A federal judge has ruled that an Ohio school district can go forward with a policy allowing trans students to use the bathroom that matches their gender identity.
“Not every contentious debate, concerning matters of public importance, presents a cognizable federal lawsuit,” U.S. District Judge Michael J. Newman wrote in his decision.
With regard to parental rights, the court said previous court cases cited by those challenging the bathroom policy “make clear that a parent has the right to control where their child goes to school.”
“But that is where the control ends,” the court ruled. “Public school policies that direct school operations, like the (Bethel) board’s policy here – prescribing the use of student bathrooms – are for the school to decide.”
The student’s parents said using a single-occupancy bathroom at Bethel Middle School was creating difficulty because it was “frequently occupied whenever she needed to use it, and she felt ostracized, humiliated and targeted by other students who taunted her for using the separate bathroom,” according to court documents. - Ohio Capital Journal
Links to learn more about House Bill 454
The Buckeye Flame recently sat down with Dr. Crystal Cole, medical director at Akron Children’s Hospital’s Center for Gender Affirming Medicine, to talk about the realities of gender affirming care, the joys and challenges of her work with young trans and gender diverse patients, and the dangers of legislation like Ohio House Bill 454 — which could ban this life-saving care for trans youth.
So many people focus on the medical side [of gender affirming care], but there are so many patients who don’t even need or choose to pursue medical treatment. That’s only a small piece of their care.
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HB 616 might as well be called a ban on mentioning race, too.
Ohio House Bill 616 pairs some of the most harmful parts of Ohio’s Curriculum Ban, HB 327, with an even more drastic version of Florida’s Don’t Say Gay Bill. This legislation, sponsored by Reps. Jean Schmidt and Mike Loychik, is so broad that it could censor regular conversations about the experiences and families of LGBTQ+ Ohioans, even at high schools.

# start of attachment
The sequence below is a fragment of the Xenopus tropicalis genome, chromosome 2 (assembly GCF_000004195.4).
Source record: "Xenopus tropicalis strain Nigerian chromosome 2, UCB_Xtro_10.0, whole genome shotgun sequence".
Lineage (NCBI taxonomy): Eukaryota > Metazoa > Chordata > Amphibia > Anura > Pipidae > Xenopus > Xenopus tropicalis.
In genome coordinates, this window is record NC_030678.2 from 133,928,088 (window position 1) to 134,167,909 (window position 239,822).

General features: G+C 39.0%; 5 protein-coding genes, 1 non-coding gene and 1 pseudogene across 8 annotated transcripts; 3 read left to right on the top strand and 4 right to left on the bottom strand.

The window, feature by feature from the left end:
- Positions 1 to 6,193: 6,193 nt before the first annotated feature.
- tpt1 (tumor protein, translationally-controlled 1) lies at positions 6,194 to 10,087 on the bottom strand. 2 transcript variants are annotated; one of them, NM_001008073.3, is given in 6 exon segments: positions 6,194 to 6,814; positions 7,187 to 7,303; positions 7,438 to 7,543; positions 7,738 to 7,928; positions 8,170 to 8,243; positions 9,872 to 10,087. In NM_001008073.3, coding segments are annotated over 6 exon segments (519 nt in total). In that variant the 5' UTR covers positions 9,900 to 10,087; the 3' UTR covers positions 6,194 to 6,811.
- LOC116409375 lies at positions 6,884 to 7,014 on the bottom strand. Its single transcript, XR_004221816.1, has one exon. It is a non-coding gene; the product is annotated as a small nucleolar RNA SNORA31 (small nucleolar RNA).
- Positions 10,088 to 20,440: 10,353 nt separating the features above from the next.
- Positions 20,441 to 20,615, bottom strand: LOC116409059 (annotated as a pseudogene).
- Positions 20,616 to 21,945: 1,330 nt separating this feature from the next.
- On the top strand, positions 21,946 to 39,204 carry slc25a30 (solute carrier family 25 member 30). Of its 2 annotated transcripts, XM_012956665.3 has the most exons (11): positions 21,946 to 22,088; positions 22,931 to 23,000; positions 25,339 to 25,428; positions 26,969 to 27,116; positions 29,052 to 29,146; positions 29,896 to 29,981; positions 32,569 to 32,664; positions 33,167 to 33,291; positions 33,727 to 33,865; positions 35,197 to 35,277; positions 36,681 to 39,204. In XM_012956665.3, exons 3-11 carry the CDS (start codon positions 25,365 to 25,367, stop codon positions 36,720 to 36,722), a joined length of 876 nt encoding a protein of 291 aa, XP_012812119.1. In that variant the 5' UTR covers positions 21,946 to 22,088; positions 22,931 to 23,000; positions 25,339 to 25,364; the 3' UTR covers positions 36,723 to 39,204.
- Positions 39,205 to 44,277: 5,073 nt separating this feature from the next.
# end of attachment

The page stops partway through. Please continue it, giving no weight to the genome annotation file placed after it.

The bill not only censors critical race theory and the New York Times 1619 Project but also censors “diversity, equity, and inclusion learning outcomes” and “any other concept that the state board of education defines as divisive or inherently racist.” This language is exceedingly vague and broad and will make it open season on free speech in schools.
HB 616 leaves room to ban discussions about anything and everything these fringe politicians decide they don’t like
Links to learn more about House Bill 616
A Biden administration official is warning Ohio about state legislation that limits discussion of race, gender and sexuality in schools — such as House Bill 616 — saying it could put off businesses looking to invest in the state.
Eight of the Columbus region’s 25 largest companies condemned the bill in statements to NBC4 earlier this month. They include seven of the top 10 full-time employers, such as Honda, Cardinal Health and American Electric Power.
“Any legislation that seeks to shame or penalize groups of Ohioans based on gender, sexual orientation, race or ethnicity is contrary to our company values of inclusion and diversity and undermines the positive business climate the state has sought to cultivate,” said Honda spokesperson Chris Abbruzzese in a statement.
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Links to learn more about House Bill 208/ Senate Bill 119
Ohio currently does not have a statewide law that protects LGBTQ people from discrimination.
Senate Bill 119 and its companion House Bill 208 are currently sitting, stalled in committee.
Ohio lawmakers have the opportunity to extend basic statewide protections to the LGBTQ community by passing the bipartisan Ohio Fairness Act — House Bill 208 and Senate Bill 119, companion pieces of legislation that were introduced in February 2021! The Ohio Fairness Act prohibits discrimination based on sexual orientation or gender identity in employment, housing, and public accommodations.